Cyberattacks are a constant threat to organizations of all sizes. State and local governments are no different, having experienced significantly more cyberattacks than they did in previous years, and are at very high risk of bad actors slipping into their networks. To gain a better understanding of the current attack environment and track changes over time in ransomware trends, Aunalytics security partner Sophos commissioned an independent, vendor-agnostic survey of 5,600 IT professionals across multiple industries in mid-sized organizations across 31 countries. While it’s true cyber insurance has been playing a greater role in helping organizations improve their ability to recover from attacks, survey responses clearly indicate that ransomware poses a rising threat to government organizations.

Government Cyberattacks Increase From Previous Years

Ransomware attacks have increased significantly over the past year—58% of state and local government organizations surveyed were hit by an attack in 2021, up 70% from 2020. Bad actors are now considerably more capable of attacking organizations and executing harmful tactics at scale. The Ransomware-as-a-Service (RaaS) model is one cause of last year’s increased attacks, as the required skill level for bad actors to hamper the day-to-day operations of an organization has gone down significantly.

State and local government hit by ransomware

The top ten states that had to deal with the maximum amount of total ransomware attacks in the public sector in 2021 were California, who experienced the most attacks total, Ohio, Illinois, Kentucky, Maine, Maryland, and Missouri. While California took the lion’s share of attacks, with 8 major ransomware incidents, the other six states had four major incidents each.

Top 10 states by government ransomware incidents
FBI Cyber Division Survey Lists Examples of Ransomware Attacks

The Federal Bureau of Investigation (FBI) Cyber Division lists examples of several ransomware attacks that impacted state and local government organizations in their 2022 Private Industry Notification. This list contains evidence showing the impact these attacks can have on local communities.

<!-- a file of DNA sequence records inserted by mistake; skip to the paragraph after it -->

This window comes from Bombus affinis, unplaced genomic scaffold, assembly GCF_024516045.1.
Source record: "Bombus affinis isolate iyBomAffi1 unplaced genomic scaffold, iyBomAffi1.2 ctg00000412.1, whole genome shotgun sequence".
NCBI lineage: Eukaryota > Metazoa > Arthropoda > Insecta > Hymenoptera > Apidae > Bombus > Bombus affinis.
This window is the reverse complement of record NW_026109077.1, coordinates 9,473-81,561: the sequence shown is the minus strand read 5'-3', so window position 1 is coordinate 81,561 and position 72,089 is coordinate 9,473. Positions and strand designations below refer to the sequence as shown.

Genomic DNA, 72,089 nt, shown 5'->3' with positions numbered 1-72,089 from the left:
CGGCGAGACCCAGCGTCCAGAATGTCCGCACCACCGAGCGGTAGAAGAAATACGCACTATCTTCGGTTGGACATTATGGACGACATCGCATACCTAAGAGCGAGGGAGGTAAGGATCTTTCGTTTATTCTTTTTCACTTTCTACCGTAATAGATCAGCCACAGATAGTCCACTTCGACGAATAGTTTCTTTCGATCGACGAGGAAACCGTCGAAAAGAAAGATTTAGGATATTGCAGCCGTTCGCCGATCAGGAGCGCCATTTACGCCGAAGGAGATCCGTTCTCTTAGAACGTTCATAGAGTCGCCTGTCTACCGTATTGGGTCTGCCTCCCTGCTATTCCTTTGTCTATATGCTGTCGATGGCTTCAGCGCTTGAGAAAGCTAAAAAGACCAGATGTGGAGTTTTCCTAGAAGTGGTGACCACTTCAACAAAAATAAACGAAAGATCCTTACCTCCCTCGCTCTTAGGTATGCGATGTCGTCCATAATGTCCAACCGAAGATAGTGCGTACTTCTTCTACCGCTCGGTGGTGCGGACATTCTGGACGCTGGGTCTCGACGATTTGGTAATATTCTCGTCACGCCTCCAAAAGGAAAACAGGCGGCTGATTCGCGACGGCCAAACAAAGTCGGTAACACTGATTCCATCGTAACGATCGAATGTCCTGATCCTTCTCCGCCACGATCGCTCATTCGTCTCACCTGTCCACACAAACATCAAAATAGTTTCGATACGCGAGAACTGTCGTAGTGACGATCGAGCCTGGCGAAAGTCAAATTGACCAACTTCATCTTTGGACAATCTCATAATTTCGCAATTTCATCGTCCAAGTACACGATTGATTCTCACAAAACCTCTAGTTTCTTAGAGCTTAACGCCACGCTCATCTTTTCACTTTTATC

For example, in January 2022, following a ransomware attack, a US county had to take all their systems offline and close all public locations in order to run an emergency response plan and restore all their data from backups. This action disabled all the cameras in the local county jail and deactivated automatic doors, resulting in severe safety concerns and a complete lockdown of the facility. A different county had their data—with residential and personal data—held ransom in an attack. When the ransom was not paid, all of the data was posted on the Dark Web in retaliation.

Rising Complexity of Ransomware Attacks

Apart from the rising prevalence of these attacks, the sheer complexity of each attack is also on an upwards trajectory. While the manufacturing and production industry reported the lowest rate of ransomware attacks, over half of all respondents reported their organization was injured by bad actors. The reality is that every organization is at high risk of cyberattack. In 2021, 59% percent of government organizations who experienced cyberattacks saw the complexity of the attacks increase, while a similar 59% saw an increase in the overall volume of cyberattacks.

Increase in attacks in 2022 - government
Data Recovery Rates Are Improving

While the increase in cyberattacks paints a bleak picture, there is a silver lining to this dark cloud. Ninety-nine percent of government organizations were able to get at least some of their encrypted data back. The top method used to restore data was performed via existing backups, which were used by 63% of organizations whose data was encrypted in an attack. Unfortunately, despite the utilization of backups, 32% of the affected organizations still had to pay a ransom to ensure that more of their data was restored.

While paying a ransom typically allows organizations to get some data back, it is proving to be less effective than in years past. On average, in 2021, organizations that paid a ransom only got back 58% of their data, a considerable drop from 70% in 2020.

In April and June 2022, respectively, the states of North Carolina and Florida were the first states to prohibit state and local government organizations from paying ransoms to any bad actors. Arizona, Pennsylvania, Texas and New York are considering similar legislation. While the exact impact of this cannot be determined yet, this is expected to dissuade ransomware attacks on all organizations.

This highlights the importance of employing multiple methods to restore data—utilizing backups in particular can improve the speed of recovery and increase the amount of data that can be recovered in the event of an attack.

Data restoration methods - government
But It Doesn’t End There

The Sophos State of Ransomware In State and Local Government 2022 survey has revealed that ransomware continues to be an imminent threat for state and local government organizations. For many, choosing to work with an experienced partner with expertise in cybersecurity not only improves your chances of getting approved for the right amount of cyber insurance coverage, but can also ensure that companies see a higher return on investment, and improved ability to both prevent and mitigate attacks in the future. Aunalytics provides Disaster Recovery Services, which is further coupled with a comprehensive backup and archival strategy. This allows state and local government organizations like yours to remain confident so that you are prepared should you encounter a disaster event. We partner with industry leaders to replicate your critical infrastructure so you are prepared for anything.